A Monstrous Regiment of Women Summary & Study Guide

This Study Guide consists of approximately 27 pages of chapter summaries, quotes, character analysis, themes, and more - everything you need to sharpen your knowledge of A Monstrous Regiment of Women.
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A Monstrous Regiment of Women Summary & Study Guide Description

A Monstrous Regiment of Women Summary & Study Guide includes comprehensive information and analysis to help you understand the book. This study guide contains the following sections:

This detailed literature summary also contains Topics for Discussion on A Monstrous Regiment of Women by Laurie R. King.

This novel is the sequel to award-winning author's first book, The Beekeeper's Apprentice. A Monstrous Regiment of Women is a novel where Mary Russell is a pseudo-apprentice to the Great Sherlock Holmes. In this novel, Mary Russell is investigating some mysterious deaths of women that are members of The New Temple, run by a woman, Margery Childe, who is a visionary. Mary Russell has her own thoughts on women's rights in London in the 20th century and so she becomes involved with some of the Temple's causes through Mary's friend from Oxford, Veronica Beaconsfield.

When the novel opens, Mary is about a week away from her 21st birthday. As the sole survivor of a car accident that killed her mother, father and little brother, Mary is also the recipient of her parents' wealth. Mary was living with her aunt, her father's sister, for the last six years. Her aunt gives Mary an allowance, but the aunt is in control of the money until Mary reaches the age of 21. Mary studies theology and chemistry at Oxford and is finishing her final paper when the novel opens.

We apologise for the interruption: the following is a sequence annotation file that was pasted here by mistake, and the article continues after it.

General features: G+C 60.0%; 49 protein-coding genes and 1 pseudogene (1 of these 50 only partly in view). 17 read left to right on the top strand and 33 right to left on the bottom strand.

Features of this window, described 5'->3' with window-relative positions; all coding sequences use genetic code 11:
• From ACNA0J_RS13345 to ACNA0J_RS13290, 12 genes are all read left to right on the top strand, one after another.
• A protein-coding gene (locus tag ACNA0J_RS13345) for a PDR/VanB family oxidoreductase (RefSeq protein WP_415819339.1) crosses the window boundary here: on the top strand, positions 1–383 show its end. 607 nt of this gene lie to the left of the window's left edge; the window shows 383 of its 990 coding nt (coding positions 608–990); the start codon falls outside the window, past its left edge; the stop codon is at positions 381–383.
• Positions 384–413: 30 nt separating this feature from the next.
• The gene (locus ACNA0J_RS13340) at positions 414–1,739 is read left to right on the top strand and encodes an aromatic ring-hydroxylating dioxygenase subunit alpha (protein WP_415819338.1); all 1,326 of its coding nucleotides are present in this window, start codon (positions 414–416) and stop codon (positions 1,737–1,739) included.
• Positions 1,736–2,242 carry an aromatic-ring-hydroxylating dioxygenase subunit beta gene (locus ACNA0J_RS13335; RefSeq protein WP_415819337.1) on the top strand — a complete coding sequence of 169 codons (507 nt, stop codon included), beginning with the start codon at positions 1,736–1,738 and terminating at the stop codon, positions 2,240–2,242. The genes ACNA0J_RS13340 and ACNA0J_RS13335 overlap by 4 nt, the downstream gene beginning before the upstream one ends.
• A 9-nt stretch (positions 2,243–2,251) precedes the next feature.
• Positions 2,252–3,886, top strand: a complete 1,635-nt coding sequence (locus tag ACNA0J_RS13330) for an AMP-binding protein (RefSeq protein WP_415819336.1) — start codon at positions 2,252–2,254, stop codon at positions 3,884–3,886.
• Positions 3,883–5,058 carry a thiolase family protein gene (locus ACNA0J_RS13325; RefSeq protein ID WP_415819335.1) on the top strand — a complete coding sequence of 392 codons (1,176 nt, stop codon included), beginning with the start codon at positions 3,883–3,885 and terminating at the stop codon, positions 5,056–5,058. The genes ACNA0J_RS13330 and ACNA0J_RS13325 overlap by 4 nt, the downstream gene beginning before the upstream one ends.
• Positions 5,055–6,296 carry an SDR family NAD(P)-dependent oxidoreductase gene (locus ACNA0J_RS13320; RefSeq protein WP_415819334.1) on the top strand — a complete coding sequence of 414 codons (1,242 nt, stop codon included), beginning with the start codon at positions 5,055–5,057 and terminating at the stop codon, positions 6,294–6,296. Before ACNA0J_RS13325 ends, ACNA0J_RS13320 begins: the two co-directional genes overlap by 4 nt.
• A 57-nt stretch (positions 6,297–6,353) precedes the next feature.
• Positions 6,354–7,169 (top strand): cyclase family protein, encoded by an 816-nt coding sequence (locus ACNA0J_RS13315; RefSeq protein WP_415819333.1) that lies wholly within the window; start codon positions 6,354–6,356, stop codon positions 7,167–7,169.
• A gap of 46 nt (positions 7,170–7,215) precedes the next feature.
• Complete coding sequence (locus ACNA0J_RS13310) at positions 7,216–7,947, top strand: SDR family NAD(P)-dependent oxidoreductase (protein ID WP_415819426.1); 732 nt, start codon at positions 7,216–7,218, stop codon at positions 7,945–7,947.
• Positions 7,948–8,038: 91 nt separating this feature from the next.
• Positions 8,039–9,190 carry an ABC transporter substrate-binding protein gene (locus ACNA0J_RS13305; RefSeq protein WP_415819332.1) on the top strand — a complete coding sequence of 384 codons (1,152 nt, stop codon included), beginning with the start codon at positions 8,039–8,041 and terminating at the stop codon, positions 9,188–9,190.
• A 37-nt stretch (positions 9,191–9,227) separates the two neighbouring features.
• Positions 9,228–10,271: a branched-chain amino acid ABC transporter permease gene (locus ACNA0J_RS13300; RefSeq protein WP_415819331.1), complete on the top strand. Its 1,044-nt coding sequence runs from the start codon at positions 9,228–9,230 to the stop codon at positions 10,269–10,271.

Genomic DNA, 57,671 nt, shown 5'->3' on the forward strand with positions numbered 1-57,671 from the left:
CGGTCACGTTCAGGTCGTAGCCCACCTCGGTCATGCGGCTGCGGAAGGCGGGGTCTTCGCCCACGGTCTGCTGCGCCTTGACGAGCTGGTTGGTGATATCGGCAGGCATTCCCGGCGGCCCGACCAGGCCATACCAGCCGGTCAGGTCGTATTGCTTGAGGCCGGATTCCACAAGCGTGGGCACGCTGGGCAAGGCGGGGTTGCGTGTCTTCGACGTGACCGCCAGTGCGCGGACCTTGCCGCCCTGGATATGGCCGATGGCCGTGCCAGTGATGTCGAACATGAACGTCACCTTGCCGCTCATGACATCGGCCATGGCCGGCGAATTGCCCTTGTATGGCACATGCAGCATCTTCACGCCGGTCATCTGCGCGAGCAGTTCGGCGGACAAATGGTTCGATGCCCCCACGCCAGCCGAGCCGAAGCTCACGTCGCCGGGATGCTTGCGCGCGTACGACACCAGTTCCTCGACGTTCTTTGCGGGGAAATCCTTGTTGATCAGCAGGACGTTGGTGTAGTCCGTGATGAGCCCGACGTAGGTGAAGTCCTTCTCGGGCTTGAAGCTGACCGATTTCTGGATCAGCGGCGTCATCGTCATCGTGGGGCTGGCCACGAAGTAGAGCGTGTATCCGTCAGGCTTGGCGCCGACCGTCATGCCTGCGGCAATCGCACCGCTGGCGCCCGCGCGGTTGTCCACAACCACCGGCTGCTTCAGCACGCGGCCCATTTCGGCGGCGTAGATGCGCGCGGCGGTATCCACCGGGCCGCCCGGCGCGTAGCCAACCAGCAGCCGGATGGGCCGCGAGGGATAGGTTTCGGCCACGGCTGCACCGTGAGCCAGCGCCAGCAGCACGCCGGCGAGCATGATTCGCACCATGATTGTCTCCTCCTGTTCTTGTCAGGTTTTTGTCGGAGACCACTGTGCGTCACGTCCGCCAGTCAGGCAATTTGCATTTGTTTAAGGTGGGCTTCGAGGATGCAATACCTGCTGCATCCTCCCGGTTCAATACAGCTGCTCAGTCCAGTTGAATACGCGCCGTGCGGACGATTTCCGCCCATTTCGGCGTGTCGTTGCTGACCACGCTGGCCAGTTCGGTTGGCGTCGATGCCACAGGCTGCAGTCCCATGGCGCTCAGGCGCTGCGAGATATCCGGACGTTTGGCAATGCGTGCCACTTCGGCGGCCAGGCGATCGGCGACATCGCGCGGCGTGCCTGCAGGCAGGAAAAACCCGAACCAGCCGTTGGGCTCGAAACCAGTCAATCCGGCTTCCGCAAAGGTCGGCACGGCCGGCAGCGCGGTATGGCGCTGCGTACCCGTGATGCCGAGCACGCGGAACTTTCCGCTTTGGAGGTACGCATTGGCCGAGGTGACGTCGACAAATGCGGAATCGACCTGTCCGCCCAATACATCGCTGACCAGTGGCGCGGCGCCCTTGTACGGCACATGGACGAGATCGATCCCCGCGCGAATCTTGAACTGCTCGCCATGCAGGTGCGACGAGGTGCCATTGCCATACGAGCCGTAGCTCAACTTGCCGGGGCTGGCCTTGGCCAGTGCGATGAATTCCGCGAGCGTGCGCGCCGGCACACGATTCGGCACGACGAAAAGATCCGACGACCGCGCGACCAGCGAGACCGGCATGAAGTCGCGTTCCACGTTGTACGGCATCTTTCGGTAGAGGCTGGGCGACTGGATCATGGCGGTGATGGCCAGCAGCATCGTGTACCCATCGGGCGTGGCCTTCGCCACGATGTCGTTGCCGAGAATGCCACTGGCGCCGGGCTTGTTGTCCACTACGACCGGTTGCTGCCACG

Before Mary comes into her inheritance, one of her disguises is to dress as a young man. When she comes into her inheritance and realizes she has to get into the Inner Circle of the Temple to investigate how the Temple and the women's deaths are connected, Mary uses her inheritance money to rent a flat, hire servants, and have tailor-made clothes sewn. As the novel unfolds, not only is Mary transforming and adjusting into her new life, but she is also realizing that her feelings for Holmes go beyond that of mentor and teacher.

From information that Mary uncovers on her own and from information that Sherlock Holmes, and Holmes's brother Mycroft provide, Mary starts to connect the deaths of the women Temple members to those wealthy enough to bequeath substantial money and assets to the Temple. This leads Mary to believe that someone in the Temple, possible the head of it, Margery Childe herself, is drawing wealthy women into the Temple in order to have them leave money and assets to the Temple, and then have the women killed.

During the investigation, Mary endures a few attempts on her own life and kidnapped. Her captors try to set her up to make it look as if Mary is a drug addict and involved in the mysterious deaths of the women at the Temple. By the end, with the help of Sherlock Holmes, Mary solves the investigation, but not without putting her life in danger several times in the process.

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This section contains 440 words
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